New open-access journal launched to celebrate Roland Barthes’ centenary

Introducing Barthes Studies

Neil Badmington

And lead us not into doxa… I have an uneasy feeling that Roland Barthes, were he still alive, would have doubts about this venture. An academic journal bearing his name and devoted to his work? In English? The noun ‘studies’, with its ring of stillness and seizure? The implicit claim to a field or a fold? Is not the very idea of a publication called Barthes Studies at odds with the drift, the unlearning, the reinvention, the non-arrogance, the escape, the non-vouloir-saisir, and the ‘desperate resistance to any reductive system’ which so often fire the pages of Roland Barthes? Might not this journal set or settle at once into doxa – that fatal term enlisted repeatedly in Barthes’s work to describe established knowledge, common sense, the obvious, the natural, what-goes-without-saying? Have I forgotten that Barthes told the audience at the conference held in his honour at Cerisy-la-Salle in 1977 that he had twice refused the invitation, and that he only accepted on the third occasion because he did not wish to create the image of ‘hewho-refuses-conferences-in-his-name’?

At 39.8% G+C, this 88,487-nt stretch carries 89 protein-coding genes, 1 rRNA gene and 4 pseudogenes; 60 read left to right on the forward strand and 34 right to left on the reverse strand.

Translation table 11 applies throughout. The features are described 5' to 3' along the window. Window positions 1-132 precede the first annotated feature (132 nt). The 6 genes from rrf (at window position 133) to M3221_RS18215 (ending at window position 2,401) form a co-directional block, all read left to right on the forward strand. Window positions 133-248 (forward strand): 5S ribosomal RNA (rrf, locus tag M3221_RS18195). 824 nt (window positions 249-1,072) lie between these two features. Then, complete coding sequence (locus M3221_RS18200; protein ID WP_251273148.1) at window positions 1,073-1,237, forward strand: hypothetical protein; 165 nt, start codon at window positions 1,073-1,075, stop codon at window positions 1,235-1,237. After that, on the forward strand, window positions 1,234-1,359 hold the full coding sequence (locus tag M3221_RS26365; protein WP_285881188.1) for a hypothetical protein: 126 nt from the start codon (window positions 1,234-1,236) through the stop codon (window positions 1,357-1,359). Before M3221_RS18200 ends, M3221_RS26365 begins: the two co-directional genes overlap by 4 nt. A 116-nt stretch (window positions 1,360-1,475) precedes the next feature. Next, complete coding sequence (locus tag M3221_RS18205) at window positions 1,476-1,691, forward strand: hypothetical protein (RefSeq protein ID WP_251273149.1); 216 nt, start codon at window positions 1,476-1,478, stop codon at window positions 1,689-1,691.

Andrew Gallix takes another look at Barthes’ famous essay, ‘The Death of the Author’, and explores the writer’s complex engagement with author’s lives…

If Barthes presents biography with a problem, it is not because he is absent from his work, but on the contrary because he is inseparable from it. Etymologically, a text is a piece of cloth, one that, in Barthes’s view, is constantly in the process of being woven. In this making, “the subject unmakes himself, like a spider dissolving in the constructive secretions of its web” (The Pleasure of the Text, 1973). However, it is also through these very secretions that the subject resurfaces, in disseminated form, “like the ashes we strew into the wind after death” (Sade Fourier Loyola, 1971). These ashes are what he called “biographemes”. Barthes also came to identify “life writing” — whereby life becomes the text of the work, à la Proust — as a viable way of voicing the intimate. Beyond that, and even beyond meaning itself, he dreamed of a purely gestural writing that would inscribe “the hand as it writes” — his very desire for writing — into the body of his texts. (more…)